10 Rare Chicken Breeds in the World

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Rare Chicken Breeds

A chicken breed’s rarity is a very subjective concept. How many times have you seen chickens marketed as unusual or even highly rare only to discover that, although the breed is uncommon, it isn’t scarce?

We’re going to take a look at rare chicken breeds today.

Table of Contents

1. Black penedesenca

Black penedesenca

These are a strong Spanish chocolate (and pink) egg-laying meat breed with a waist-high roost. They mature quickly, and pullets begin laying eggs earlier than any other breed we have. They lay a giant speckled to plain matt dark egg, which is sometimes coated in a white coating that gives it a pink appearance.

With their large wattles and Clavell comb, the roosters are lively and majestic. A single rooster can easily handle ten hens. They aren’t the friendliest breed we have, which is good because we keep them for the excellent meat and largest chocolate eggs we can find and the fact that they lay well.

Perhaps one out of every eight hens will approach for attention. They have gone broody and are laying eggs in the dirt. They enjoy their food and, like chicks, will chase each other around for treats.

2. Black Sumatra

Black Sumatra

These are a brilliant “one-person” chicken, like a cat. On average, they lay 3–4 medium chalky white eggs per week. Black Sumatras are chatty and make sounds that no other breed makes.

Their knee-high flights around the barnyard startle the other birds and provide us with hours of entertainment. In the coop, they can be flighty and travel quickly. Some don’t become tame until they’re ready to lay eggs, while others arrive as day-old chicks.

They have dark faces, a slender shape, and a tiny comb, making them look like little crows. They are cold, hardy, but quiet and sad in the winter when they need attention. When the temperature increases above 30 degrees Celsius, they become broody, or the roos become amorous.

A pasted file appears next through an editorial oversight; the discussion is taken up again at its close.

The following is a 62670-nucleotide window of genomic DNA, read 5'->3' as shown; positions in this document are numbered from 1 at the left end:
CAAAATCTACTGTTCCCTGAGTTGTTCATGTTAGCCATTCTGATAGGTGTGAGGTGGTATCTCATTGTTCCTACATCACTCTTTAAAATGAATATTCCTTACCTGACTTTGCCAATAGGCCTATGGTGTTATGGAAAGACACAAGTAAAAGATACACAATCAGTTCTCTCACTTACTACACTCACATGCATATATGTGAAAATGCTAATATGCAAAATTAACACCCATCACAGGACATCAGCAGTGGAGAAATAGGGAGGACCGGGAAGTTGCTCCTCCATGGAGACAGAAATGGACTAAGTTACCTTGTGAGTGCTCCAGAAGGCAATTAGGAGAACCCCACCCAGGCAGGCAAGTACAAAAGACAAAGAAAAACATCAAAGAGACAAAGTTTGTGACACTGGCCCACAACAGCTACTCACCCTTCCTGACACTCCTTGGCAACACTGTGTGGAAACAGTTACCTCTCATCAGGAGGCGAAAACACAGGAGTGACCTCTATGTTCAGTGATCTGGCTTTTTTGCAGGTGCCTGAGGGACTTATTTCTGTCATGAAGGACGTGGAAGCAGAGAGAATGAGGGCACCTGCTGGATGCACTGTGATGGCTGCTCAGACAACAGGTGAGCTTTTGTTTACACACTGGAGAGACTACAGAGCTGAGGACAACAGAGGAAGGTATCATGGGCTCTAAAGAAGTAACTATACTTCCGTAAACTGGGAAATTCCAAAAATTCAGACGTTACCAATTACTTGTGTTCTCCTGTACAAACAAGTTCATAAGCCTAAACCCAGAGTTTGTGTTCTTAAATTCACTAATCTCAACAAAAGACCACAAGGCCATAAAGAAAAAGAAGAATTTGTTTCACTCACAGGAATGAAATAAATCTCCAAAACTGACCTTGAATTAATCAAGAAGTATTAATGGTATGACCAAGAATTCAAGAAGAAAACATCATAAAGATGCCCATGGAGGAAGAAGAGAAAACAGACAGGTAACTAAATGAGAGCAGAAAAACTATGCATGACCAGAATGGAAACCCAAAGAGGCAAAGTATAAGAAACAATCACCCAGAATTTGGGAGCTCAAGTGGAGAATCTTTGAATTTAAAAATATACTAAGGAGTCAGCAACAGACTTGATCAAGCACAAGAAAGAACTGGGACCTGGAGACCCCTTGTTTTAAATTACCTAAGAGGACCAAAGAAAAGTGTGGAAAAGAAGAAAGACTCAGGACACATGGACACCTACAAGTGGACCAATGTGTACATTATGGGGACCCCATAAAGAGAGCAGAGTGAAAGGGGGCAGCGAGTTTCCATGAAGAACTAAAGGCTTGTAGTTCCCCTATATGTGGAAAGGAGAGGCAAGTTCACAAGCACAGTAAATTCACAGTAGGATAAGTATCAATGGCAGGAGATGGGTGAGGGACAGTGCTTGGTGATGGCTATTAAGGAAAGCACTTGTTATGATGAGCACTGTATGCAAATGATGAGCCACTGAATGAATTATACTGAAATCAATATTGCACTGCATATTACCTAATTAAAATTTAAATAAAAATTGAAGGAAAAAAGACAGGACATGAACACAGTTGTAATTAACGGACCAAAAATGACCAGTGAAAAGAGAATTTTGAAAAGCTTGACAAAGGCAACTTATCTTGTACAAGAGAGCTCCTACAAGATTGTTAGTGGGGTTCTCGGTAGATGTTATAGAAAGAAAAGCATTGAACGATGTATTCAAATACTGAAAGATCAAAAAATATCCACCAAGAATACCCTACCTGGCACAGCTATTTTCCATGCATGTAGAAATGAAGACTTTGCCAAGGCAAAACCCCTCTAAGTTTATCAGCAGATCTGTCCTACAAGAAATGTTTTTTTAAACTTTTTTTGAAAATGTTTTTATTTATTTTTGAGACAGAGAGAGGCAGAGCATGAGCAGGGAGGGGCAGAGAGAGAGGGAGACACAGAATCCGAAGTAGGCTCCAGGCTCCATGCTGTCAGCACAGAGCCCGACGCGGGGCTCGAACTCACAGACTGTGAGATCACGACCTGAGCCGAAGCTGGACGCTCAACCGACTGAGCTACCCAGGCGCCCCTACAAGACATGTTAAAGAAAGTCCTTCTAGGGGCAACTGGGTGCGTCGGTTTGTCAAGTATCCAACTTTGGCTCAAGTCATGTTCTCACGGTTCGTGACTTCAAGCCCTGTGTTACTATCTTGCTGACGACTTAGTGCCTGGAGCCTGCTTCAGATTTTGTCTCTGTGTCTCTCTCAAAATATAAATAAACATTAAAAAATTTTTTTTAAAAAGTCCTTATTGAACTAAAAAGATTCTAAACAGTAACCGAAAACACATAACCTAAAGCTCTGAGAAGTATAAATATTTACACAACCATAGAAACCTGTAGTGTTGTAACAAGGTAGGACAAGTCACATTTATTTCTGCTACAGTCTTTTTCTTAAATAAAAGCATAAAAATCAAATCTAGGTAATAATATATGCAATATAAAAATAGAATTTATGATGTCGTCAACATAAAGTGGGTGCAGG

They have high predator avoidance instincts and have been observed roosting in trees on clear nights. They are considered undomesticated, but they are without a doubt our most intelligent breed. These breeds are at the top of the pecking order, but neither sex is hostile to the other species.

3. Ameraucana: Wheaten and Lavender

Ameraucana

When allowed to roam freely, these elegant breeds are relaxed and docile. Wheaten Ameraucana eggs are a light blue color, with some wheaten eggs being darker and almost green. The vibrantly colored roosters are stunning. Lavender roosters are practically blue.

The Wheaten Ameraucanas are easy to mate at about 2–3 weeks of age, and Lavenders difficult till about two months or more. The hens are graceful and endearing, and they treat other chickens with respect.

When they’re confined, they’re more flighty, and when they’re free-ranging, they’re perfectly friendly, while sometimes timid.

4. Lavender Orpington

Lavender Orpington

The hens are tall, quiet, and friendly, and we’ve only seen them in Lavender. They like their sweets, but they will never take them from you. They are interested enough to approach and wait. For free-roaming, the roosters are alert and outstanding warning callers.

The hens lay huge pale brown eggs, and I have had double yolks weighing 115–119g. They can also get broody. The hens are weighty when picked up for a cuddle.

5. Partridge Chantecler

Partridge Chantecler

They are a dual-purpose Canadian breed that is extremely cold-hardy. For free-ranging, they are beautifully marked and well camouflaged. They have small wattles and a cushion comb pad on their backs. They were bred from various breeds.

They lay medium pale brown eggs all year thanks to their Brown Leghorn ancestry, and their Partridge Cochin ancestry has given them thick down and broody traits.

They are the most brooding of our breeds. Silkies are right up there with you! Because of the Dark Cornish influence, they are a tasty meat breed, albeit not the largest or fastest-growing.